Tracking Down Discontinuities in Digital Audio FX


#1

How do you guys go about debugging your audio applications to find these issues? any suggestions?

Thanks!

Jake

 

 

 


#2

Debugging real-time audio is hard. Depending on what information you need, the approach will be different. If you are interested in the contents of the audio buffer, you could do things like writing the content of the audio buffer to the disk (as a sequence of floats) and then to plot that content (for example, I am using gnuplot for this). However, the writing to disk itself has to be buffered; you will get dropouts if you do that directly in the audio callback.

If any of you have good techniques, I'd be interested in that as well!


#3

A sine wave or a static DC offset as signal source maybe helps to detect discontinuities in the code.


#4

Thanks a lot for your reply guys. Using a sine wave helped to hear and track down the issues. I'm making a simple flanger plugin, it's sounding nice now that the clicks are gone (my circular buffer was looping 1 sample early). I'm going to start looking into getting more analytical with my methods (gnuplot, matlab, octave etc..) but that might be once i get more into actual filter design and such. There is still a sort of aliasing like sound which is happening, it actually sounds quite nice as an option perhaps, but i'd like to get a very clean effect running. Any ideas if oversampling before my processing would help? i think that might be my next approach..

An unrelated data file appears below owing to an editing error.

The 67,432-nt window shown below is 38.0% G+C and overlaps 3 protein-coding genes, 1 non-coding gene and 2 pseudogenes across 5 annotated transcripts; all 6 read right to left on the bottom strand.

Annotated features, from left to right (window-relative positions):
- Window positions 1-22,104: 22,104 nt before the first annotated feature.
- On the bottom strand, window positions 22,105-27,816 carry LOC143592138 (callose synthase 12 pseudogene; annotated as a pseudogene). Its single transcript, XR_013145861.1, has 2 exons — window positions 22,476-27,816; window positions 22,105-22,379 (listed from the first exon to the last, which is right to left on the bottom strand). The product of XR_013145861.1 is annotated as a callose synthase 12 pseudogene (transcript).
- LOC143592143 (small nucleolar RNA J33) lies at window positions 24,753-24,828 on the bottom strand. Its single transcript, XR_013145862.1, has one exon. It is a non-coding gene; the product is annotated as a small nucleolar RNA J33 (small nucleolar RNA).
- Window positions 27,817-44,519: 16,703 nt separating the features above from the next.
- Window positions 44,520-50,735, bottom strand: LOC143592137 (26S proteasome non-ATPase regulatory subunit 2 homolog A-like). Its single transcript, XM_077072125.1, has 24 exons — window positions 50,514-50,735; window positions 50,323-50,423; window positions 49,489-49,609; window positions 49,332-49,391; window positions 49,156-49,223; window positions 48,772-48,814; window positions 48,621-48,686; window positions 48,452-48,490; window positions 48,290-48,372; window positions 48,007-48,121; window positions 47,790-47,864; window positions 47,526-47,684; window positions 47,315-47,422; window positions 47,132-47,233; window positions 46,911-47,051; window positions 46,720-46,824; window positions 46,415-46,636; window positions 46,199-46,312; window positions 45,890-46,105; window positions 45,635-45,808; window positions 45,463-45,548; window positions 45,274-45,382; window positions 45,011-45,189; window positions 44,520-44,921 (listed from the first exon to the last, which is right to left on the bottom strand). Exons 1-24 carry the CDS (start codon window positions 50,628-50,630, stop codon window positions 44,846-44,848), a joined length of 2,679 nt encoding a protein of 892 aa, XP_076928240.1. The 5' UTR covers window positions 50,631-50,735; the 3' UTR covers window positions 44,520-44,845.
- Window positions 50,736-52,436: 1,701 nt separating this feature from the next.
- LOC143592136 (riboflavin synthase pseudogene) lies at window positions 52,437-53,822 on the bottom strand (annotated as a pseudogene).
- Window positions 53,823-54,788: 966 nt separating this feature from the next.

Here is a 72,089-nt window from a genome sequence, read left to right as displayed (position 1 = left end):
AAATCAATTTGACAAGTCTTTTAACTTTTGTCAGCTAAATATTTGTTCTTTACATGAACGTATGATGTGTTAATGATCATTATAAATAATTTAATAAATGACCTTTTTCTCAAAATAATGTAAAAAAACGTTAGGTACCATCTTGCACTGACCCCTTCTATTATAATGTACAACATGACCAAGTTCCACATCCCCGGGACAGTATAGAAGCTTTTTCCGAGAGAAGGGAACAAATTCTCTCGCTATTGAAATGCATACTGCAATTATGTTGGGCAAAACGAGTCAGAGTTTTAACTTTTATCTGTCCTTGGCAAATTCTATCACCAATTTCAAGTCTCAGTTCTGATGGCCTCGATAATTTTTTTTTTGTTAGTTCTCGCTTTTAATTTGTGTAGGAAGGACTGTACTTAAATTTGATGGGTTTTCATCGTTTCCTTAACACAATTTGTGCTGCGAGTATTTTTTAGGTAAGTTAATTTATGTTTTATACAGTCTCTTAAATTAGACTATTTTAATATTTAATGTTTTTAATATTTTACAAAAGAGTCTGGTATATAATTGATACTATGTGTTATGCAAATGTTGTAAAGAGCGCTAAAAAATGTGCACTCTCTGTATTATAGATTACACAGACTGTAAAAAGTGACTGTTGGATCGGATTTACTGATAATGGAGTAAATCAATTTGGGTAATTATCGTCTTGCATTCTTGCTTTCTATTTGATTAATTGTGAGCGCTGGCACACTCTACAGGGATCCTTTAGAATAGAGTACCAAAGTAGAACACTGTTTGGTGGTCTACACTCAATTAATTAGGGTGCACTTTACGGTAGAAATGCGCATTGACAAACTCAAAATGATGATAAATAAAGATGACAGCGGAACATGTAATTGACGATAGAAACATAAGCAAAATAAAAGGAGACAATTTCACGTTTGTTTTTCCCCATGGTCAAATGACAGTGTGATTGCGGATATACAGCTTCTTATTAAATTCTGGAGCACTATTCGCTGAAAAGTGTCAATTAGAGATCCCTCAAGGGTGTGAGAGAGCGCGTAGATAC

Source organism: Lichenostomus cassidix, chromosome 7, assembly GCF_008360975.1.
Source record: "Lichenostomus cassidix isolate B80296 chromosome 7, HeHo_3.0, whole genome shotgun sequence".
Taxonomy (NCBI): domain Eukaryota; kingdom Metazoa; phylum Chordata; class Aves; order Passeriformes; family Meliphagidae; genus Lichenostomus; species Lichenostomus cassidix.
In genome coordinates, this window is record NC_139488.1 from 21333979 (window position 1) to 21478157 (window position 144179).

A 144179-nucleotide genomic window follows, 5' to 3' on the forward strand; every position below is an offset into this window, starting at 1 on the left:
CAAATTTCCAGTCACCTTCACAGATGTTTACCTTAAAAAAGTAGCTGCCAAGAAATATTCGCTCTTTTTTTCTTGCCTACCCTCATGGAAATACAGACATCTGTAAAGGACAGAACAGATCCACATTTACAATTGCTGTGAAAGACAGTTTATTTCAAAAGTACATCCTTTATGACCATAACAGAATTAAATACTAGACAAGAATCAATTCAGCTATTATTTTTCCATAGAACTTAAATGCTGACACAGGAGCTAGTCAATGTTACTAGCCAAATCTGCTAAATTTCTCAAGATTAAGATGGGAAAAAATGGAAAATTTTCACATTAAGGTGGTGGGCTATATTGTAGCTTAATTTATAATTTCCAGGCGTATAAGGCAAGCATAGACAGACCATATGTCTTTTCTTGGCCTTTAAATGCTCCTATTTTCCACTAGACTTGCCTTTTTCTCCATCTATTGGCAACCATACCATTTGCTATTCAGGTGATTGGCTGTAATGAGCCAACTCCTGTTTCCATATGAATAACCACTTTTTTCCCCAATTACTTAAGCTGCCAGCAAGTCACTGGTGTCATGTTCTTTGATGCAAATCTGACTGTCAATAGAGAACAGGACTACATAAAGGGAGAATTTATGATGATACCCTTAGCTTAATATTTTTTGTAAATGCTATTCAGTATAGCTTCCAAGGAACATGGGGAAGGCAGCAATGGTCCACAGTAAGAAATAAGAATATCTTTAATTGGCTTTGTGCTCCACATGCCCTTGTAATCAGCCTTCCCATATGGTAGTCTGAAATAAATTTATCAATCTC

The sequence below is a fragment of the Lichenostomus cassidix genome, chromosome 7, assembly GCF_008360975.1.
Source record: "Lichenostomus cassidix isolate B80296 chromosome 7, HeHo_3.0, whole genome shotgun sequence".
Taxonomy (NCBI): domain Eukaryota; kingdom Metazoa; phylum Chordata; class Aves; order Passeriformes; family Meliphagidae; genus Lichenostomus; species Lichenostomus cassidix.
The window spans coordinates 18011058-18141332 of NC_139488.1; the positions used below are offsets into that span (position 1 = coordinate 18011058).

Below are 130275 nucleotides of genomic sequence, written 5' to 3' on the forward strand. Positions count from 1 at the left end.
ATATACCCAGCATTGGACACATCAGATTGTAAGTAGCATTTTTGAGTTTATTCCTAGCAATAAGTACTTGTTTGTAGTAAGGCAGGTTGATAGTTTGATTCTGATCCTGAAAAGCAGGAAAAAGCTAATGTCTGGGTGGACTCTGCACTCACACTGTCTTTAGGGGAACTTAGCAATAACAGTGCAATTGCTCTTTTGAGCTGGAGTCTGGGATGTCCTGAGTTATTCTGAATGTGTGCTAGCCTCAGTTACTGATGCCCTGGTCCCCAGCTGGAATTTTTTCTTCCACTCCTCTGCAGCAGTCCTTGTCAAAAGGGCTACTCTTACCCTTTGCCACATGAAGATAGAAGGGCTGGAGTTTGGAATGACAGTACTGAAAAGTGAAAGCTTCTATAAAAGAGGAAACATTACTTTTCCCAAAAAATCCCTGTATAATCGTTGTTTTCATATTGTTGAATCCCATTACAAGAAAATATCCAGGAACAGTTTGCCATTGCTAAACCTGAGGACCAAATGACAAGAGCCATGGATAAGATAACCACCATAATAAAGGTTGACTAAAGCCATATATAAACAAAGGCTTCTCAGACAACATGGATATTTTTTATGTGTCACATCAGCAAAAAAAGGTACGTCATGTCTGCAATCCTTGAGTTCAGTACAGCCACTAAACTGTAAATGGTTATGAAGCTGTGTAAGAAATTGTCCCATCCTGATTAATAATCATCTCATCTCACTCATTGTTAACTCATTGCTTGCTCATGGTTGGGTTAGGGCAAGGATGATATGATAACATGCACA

#5

im probably nercoing this thread but

you could put a varible in that followes the previous output sample and then put if statement that checks if the previous sample is signifantly different and then add a breakpoint that jumps loop when the if statement is triggered.

A multichannel scope with triggering is also useful.